Digital rolling role across global classrooms

a geodramatic framework

Christine Hatton, Mary Mooney, Jennifer Nicholls

Research output: Contribution to journalArticle


This article focuses on the Sydney case study within the 2013 international Water Reckoning Project ( – a project which repurposed Dorothy Heathcote’s rolling role curriculum model with digital technologies to connect students and teachers around the world in a common drama, considering the ‘what if’ context of a fictional community, called ‘Ardus Unda’, which was on the brink of an imagined environmental disaster. The article proposes a new geodramatic inquiry framework that draws upon place pedagogy and social ecology to examine the positioning of learners as the drama opened up new ways for them to consider their collective and personal responses to local and global environmental issues. In this project experiences were curated by teacher/researchers and student’s dramatic content was uploaded online for a range of audiences. In analysing the role-based exchanges between students and teachers, as well as focus group data, the writers offer a new framework for researching drama. This geodramatic analysis examines the dynamic interplay of place, time and relationships within a digital rolling role project. Researchers of the Sydney case study also consider the tensions and possibilities of situatedness in a global drama and the implications for applying this digital pedagogical model.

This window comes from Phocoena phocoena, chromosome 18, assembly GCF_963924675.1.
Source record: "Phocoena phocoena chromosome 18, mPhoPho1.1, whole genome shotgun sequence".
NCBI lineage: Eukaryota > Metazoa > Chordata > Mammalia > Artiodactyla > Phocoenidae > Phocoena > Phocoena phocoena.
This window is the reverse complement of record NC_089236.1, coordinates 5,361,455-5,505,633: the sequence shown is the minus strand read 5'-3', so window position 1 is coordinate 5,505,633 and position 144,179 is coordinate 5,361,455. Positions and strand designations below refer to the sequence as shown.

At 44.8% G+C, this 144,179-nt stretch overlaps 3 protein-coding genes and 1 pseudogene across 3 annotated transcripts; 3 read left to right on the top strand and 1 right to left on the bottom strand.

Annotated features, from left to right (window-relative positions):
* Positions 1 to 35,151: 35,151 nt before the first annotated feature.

Original languageEnglish
Pages (from-to)27-39
Number of pages13
JournalNJ Drama Australia Journal
Issue number1
Publication statusPublished - 3 Oct 2016


  • digital technologies
  • Dorothy Heathcote
  • drama education
  • education for sustainability
  • geodramatic framework
  • place pedagogy
  • rolling role
  • social ecology
  • secondary schooling

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